Some tips from the Five Love Languages for being a better listener, with my thoughts:
* Maintain eye contact.
Thoughts: while eye contact is extremely valuable, it can be overdone both because it can seem aggressive, even creepily so, and because it can be exhausting. In the first category, ask any woman who has ridden on a bus alone about how it feels to have someone look them in the eye, and not look away, for a sustained period of time. It is not always meant that way, but it comes across as aggression… and sometimes it is not uncontrolled. Sometimes attention is flattering… but not always. Sometimes for tough conversations eye contact feels like a threat. So while it is good to maintain eye contact with someone speaking to you after all, they are talking to you so they want your attention take care to leave the option open to them to stick up for their side of the argument without being too nasty. If you have to talk about something that is hard to talk about, give yourself breaks and leave open the option to be connected another way, like by holding hands, sitting side by side, or etc.
* Don’t multitask.
Listening with one corner of your mind, while doing something else, is half-listening. As a general rule, when listening to someone you love, listen all the way. Some of the characters in The Name of the Wind and the other books in the Kingkiller Chronicles have a phrase they use, “Listen to me three times.” That’s a good idea to hold in reserve, for when you are saying something that you want to be sure the other person will rehearse carefully so they can review it again later. It means, “This isn’t for you to respond to now. It’s for you to remember, and review carefully.” Most parents have a tone of voice that they use, when they are saying something they want their kids to store up for later. A related idea is the idea that religious kids are raised with, that they must “hide God’s truth in their hearts” or, in other words, put a phrase, and the attending thoughts and feelings, somewhere they can access them whenever needed.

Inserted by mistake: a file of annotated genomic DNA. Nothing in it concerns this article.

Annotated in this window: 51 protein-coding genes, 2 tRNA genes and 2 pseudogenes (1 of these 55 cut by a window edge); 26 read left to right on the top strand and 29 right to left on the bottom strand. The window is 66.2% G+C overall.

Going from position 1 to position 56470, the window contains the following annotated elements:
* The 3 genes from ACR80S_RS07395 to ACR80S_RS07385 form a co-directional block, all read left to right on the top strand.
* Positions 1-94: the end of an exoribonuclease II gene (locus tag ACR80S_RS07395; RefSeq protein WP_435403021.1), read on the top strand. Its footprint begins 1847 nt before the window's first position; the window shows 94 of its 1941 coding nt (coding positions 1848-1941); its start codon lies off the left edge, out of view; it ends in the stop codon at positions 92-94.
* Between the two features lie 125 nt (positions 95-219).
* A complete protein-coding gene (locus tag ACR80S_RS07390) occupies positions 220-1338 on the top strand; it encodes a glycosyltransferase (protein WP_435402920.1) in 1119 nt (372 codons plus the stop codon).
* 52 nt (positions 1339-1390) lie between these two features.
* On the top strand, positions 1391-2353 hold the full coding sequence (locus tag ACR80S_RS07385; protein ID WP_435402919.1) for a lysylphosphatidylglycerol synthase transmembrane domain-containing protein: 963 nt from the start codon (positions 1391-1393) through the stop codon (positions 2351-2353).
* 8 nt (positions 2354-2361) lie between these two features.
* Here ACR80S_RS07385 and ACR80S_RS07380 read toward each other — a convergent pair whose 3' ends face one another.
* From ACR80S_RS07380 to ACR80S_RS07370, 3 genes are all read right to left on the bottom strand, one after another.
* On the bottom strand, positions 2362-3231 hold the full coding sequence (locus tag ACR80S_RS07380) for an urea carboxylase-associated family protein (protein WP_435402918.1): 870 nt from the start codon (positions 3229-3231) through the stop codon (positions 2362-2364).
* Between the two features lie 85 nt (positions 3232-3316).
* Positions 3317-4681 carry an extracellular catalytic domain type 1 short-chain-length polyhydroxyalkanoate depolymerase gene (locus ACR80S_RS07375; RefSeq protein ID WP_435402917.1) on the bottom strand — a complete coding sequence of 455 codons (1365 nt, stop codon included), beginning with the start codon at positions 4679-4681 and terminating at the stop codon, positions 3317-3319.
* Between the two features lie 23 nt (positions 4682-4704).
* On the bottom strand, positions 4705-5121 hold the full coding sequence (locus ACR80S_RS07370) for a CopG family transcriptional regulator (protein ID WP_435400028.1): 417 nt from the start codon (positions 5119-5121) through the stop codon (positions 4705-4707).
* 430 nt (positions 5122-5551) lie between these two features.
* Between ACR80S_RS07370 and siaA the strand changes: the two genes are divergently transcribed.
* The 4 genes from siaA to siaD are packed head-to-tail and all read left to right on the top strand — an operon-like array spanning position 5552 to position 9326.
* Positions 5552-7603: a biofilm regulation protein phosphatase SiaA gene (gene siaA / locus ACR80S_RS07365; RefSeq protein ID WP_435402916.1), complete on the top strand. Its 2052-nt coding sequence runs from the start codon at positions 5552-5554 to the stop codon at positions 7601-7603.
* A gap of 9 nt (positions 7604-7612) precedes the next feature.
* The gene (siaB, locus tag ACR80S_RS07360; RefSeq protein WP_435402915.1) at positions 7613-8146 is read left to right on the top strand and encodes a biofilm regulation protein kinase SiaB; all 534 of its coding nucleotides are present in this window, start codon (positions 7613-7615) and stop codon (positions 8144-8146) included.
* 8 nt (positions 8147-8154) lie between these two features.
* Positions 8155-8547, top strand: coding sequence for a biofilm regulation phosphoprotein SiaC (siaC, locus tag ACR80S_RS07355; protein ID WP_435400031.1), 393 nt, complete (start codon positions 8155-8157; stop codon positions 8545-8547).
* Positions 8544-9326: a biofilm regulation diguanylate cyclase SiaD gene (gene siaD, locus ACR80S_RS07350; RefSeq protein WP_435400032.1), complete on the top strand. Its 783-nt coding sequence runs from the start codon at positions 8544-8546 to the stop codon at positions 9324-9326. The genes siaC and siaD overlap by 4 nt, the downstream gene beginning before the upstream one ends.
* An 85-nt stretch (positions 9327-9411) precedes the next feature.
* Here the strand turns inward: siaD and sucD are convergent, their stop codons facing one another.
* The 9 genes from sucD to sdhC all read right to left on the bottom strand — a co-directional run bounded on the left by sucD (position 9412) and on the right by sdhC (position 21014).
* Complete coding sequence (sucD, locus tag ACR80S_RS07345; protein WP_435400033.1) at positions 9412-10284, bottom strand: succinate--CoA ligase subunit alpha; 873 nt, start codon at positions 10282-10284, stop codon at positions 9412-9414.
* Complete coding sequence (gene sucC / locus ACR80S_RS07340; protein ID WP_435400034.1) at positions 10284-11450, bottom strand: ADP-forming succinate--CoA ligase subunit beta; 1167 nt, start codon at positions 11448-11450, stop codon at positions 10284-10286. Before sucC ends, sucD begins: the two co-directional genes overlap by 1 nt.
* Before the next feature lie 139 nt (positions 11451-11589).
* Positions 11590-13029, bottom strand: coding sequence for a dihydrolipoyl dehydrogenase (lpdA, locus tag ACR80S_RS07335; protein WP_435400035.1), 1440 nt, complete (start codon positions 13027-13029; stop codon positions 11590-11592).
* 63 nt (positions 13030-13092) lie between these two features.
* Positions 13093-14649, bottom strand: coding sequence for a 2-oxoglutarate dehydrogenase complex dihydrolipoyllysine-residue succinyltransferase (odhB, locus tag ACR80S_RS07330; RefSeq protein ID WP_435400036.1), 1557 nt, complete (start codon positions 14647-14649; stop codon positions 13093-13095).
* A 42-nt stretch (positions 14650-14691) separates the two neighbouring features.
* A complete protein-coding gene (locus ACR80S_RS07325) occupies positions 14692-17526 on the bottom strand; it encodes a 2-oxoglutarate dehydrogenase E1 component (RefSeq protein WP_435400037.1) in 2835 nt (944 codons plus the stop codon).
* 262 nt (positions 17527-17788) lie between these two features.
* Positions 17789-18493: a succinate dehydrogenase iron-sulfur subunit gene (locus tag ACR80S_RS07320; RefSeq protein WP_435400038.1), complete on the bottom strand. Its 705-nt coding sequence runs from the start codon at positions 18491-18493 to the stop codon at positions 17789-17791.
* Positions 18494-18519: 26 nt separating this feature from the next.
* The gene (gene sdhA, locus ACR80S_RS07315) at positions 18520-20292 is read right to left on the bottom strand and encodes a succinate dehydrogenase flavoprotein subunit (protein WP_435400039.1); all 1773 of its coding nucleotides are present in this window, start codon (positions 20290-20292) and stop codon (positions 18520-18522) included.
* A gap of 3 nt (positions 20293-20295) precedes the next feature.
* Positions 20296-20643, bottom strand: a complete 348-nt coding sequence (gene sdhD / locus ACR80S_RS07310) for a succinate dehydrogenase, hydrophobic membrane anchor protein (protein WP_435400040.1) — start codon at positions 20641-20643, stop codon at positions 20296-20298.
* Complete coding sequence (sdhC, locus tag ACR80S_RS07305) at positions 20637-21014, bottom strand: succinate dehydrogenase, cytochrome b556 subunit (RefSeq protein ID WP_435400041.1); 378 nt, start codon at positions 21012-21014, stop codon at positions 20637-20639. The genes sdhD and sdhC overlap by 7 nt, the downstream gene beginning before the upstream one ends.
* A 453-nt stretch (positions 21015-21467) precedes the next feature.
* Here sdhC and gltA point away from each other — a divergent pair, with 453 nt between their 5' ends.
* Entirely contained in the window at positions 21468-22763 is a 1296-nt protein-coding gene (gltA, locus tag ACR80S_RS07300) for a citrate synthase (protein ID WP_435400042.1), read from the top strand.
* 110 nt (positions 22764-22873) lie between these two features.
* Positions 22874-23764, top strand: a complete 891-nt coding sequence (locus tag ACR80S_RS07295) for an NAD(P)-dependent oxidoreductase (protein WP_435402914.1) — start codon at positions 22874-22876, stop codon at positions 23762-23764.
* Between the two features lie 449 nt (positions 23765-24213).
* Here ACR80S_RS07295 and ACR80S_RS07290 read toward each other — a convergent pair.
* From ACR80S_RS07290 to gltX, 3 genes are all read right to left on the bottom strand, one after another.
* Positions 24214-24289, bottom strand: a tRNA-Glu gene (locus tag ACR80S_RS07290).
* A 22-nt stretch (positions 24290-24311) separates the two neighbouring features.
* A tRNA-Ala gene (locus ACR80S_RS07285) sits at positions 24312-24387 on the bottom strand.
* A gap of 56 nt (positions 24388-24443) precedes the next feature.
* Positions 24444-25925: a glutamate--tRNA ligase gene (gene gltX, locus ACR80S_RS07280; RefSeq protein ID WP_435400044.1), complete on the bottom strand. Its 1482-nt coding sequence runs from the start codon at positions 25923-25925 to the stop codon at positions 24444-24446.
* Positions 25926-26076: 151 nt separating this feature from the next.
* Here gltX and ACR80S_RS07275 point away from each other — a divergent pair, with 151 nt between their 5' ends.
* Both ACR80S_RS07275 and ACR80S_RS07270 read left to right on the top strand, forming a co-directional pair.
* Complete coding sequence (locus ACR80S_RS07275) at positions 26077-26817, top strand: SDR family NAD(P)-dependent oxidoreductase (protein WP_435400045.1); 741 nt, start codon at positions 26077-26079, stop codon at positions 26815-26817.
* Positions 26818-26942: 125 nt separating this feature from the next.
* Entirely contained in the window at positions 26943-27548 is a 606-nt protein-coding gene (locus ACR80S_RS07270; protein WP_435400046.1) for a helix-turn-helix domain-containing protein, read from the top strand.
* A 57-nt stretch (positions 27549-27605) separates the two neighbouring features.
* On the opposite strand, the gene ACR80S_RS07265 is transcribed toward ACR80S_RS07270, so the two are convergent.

* Listen for feelings.
Too often we hear the facts, and don’t acknowledge the feelings. There’s a joke about a couple, call them Honey and Sweetie, where the couple finds themselves awake in the small hours of the morning:
Honey: “What’s wrong?”
Sweetie: “Hm. Honey, I think I’m really thirsty.”
Honey: “Okay, well I’ll get you some water.”
Sweetie: “Oh, honey, thanks, but I can get it. I just wanted you to know how I’m feeling.”
* Refuse to interrupt.
* Ask reflective questions.
I like the phrase “active listening.” I need to get better at not interrupting or finishing people’s thoughts for them.
* Express understanding.
Perhaps just as importantly, though, is to express when you don’t understand yet and too seek clarification. Restate the same idea tentatively, or give an example.